2 March, 2002
How do you begin to gather information? What are some of the first things that we will be doing to begin our research on Little Diomede?
When coming to do field research as a social scientist its very important to make it a priority to make connections with people, and keep in mind that the process of doing this kind of social science research is very personal. Dr. Jolles feels that "what other scientists call 'data' is often the detailed story of a person's life" which can lead to a much deeper understanding of the human experience. The information that we will be documenting over the course of this research expedition is very much tied to the personal and family histories of real people and will be made public in the form of notebooks that will be returned to the community.
In fact, one of our first tasks is to begin by distributing copies of a 300 page notebook that Carol has compiled from previous interviews with elders, some of whom have since passed away. She has come prepared with seventy copies and we begin by knocking on doors, introducing ourselves and making sure that a copy is given to every household in the village as well as to the school for use as part of the curriculum. This project is very much seen as a joint project between the researcher(s) and the community from which the information comes, and the information that we are gathering will be made public and returned to the community.
During this first phase of her field work, I will be accompanying and parcticipating with Carol in the interview process as she begins to record a series of individual interviews about subsistence knowledge and activities and the way that such knowledge is shared and used. We will also be interested in learning about changes that have taken place, and continue to take place, to the way of life here on this arctic island. It's important to remember that as remote as Diomede is, it has had modern amenities such as electricity and telephones since the 1970s. Some traditional ways have long since given way to change, for example, snowmobiles have replace dogsleds. Modernization and access to technology has effected change here just as it has throughout other towns, villages, and cities across the United States.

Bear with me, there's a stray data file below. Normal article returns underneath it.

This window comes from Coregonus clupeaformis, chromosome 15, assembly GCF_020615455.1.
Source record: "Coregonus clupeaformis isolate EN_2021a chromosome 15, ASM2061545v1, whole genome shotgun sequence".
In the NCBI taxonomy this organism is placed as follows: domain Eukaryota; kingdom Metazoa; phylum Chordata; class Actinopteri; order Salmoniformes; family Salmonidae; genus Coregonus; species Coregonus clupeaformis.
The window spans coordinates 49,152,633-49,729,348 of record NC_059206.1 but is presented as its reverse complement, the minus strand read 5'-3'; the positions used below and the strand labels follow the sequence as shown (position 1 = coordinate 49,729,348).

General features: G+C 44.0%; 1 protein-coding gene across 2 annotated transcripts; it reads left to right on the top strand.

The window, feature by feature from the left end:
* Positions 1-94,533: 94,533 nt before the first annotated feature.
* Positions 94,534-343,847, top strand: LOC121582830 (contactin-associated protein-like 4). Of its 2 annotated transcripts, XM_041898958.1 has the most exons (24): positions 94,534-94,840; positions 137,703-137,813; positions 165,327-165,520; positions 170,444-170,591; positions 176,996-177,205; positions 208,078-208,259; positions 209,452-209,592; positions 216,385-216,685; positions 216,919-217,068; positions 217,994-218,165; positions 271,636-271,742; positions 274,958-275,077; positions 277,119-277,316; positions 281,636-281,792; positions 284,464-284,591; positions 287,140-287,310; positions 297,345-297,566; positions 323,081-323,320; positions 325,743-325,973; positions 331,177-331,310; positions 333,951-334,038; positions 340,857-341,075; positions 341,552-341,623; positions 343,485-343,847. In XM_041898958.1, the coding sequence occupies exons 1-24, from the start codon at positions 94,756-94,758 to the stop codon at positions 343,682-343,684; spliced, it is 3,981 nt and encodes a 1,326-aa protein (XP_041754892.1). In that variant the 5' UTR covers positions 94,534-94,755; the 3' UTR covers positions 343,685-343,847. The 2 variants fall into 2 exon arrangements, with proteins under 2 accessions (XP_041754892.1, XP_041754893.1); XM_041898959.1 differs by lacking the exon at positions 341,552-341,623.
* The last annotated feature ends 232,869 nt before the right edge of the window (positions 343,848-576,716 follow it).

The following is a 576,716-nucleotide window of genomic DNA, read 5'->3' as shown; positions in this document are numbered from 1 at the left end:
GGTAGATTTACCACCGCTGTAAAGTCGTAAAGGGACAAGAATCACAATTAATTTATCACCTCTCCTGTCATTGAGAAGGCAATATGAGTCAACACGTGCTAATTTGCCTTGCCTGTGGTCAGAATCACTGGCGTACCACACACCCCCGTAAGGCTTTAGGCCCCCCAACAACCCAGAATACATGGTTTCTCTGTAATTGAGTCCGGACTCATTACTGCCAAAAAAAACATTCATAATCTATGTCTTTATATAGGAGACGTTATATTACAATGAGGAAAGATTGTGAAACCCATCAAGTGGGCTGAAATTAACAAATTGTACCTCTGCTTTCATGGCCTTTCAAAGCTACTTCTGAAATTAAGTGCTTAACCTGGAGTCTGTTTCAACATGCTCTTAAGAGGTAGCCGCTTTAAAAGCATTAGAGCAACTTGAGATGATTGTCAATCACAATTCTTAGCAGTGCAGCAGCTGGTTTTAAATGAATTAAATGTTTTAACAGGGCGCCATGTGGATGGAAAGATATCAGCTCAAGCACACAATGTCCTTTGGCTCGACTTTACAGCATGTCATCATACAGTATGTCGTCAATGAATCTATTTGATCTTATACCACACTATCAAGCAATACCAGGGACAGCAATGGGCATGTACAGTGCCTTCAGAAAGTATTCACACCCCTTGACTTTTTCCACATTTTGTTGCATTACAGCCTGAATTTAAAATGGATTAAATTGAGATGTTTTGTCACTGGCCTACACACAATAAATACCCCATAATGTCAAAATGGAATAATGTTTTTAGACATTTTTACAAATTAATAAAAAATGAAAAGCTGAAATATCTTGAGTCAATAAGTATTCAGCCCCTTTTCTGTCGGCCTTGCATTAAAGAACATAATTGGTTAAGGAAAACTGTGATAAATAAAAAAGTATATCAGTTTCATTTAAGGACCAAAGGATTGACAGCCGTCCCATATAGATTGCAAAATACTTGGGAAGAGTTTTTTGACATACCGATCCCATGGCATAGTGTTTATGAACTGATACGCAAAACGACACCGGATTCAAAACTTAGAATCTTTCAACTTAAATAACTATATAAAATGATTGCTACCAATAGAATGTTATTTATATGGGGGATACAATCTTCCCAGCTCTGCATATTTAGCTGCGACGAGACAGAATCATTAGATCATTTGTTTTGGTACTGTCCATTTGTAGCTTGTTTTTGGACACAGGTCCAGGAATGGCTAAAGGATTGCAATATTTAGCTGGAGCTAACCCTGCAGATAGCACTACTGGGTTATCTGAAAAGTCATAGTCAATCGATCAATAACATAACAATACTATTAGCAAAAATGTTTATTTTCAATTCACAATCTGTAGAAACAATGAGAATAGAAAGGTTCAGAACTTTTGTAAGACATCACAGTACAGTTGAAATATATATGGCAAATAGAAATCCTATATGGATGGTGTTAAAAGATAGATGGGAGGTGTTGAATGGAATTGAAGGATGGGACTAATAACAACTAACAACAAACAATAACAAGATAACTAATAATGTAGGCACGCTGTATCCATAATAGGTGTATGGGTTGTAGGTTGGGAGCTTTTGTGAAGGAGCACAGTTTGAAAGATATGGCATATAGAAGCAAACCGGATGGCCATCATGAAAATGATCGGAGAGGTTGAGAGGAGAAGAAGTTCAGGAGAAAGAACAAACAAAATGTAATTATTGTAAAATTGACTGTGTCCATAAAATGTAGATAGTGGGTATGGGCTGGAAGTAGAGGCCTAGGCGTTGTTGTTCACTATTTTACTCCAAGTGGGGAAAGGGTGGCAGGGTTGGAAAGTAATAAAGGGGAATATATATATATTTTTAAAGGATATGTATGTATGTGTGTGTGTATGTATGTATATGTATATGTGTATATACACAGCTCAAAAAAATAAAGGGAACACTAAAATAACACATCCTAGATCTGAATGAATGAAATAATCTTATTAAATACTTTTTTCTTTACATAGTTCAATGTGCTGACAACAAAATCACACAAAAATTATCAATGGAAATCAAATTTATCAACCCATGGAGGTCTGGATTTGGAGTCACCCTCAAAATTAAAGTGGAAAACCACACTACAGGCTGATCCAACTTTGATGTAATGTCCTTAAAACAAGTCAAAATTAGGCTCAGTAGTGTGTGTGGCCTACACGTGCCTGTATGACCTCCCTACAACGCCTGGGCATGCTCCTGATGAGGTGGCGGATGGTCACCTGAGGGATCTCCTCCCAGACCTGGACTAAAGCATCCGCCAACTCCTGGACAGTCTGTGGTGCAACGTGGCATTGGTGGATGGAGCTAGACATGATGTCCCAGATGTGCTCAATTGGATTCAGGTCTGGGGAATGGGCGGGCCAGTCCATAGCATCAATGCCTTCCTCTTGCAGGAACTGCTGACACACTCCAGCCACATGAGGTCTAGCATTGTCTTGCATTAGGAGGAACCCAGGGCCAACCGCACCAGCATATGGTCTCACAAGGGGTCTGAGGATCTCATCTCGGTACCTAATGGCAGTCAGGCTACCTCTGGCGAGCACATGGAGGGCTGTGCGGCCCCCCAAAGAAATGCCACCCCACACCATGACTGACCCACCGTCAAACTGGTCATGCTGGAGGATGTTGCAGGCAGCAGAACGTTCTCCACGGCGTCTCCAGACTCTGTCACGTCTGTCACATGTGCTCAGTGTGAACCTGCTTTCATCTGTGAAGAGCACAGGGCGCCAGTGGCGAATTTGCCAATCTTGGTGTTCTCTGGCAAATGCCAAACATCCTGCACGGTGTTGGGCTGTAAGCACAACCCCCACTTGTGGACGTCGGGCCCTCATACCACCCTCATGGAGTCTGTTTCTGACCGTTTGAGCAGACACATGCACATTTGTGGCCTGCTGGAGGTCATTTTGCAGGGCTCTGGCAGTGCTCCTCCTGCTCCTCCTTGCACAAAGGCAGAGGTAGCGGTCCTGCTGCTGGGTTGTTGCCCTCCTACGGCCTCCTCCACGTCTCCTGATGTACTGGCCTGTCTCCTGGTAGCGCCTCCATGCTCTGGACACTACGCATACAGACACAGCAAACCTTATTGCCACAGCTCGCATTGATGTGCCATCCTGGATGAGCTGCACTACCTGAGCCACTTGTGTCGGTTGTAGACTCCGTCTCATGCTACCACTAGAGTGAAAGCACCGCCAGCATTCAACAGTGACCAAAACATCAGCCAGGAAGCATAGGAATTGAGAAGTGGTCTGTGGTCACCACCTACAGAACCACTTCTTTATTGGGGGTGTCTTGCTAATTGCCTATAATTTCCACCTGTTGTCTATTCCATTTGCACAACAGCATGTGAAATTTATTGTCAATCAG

A great deal of knowledge exists outside the written record. That knowledge is extremely valuable and worth preserving and sharing. When great value is placed in and on peoples total life experience, their words and expressive culture comes into play, and importance is placed on how people relate to and explain their daily experiences and their pasts. In addition to a written history, social science research can involve stories, carvings, songs, dances, oral histories. And these areas are important cultural elements that we hope explore and document as part of this first phase of the project.
One of the goals is to interview and work with both men and women, focusing on the different skills, roles, and knowledge that each gender plays in a subsistence community. We are also interested in working with people from different generations (elders, middle aged adults, and if possible, teenagers and other younger people) who are in the process of learning subsistence skills.
The term subsistence refers to the knowledge, tools and processes involved in food getting activities as well as to the traditions that support them. In order to develop an understanding of how people have survived in arctic conditions, Dr. Jolles feels that it is also necessary to look at the food storage and preparation activities that are an integral part of subsistence communities.
In addition to parcticipating in the interview process, and working with Dr. Jolles to develop working relationships within the community, a large part of my role in this project will be photo-documentation. Along with written copies of the interviews, I will be contributing copies of the images that I am taking to be incorporated into future notebooks and returned to the community as part of their community history. We also hope that as a teacher, I can draw on my experience as an educator to help make this knowledge relevant to people outside the community itself, and to build a relationship between our two schools of children and the communities that they are each a part of.
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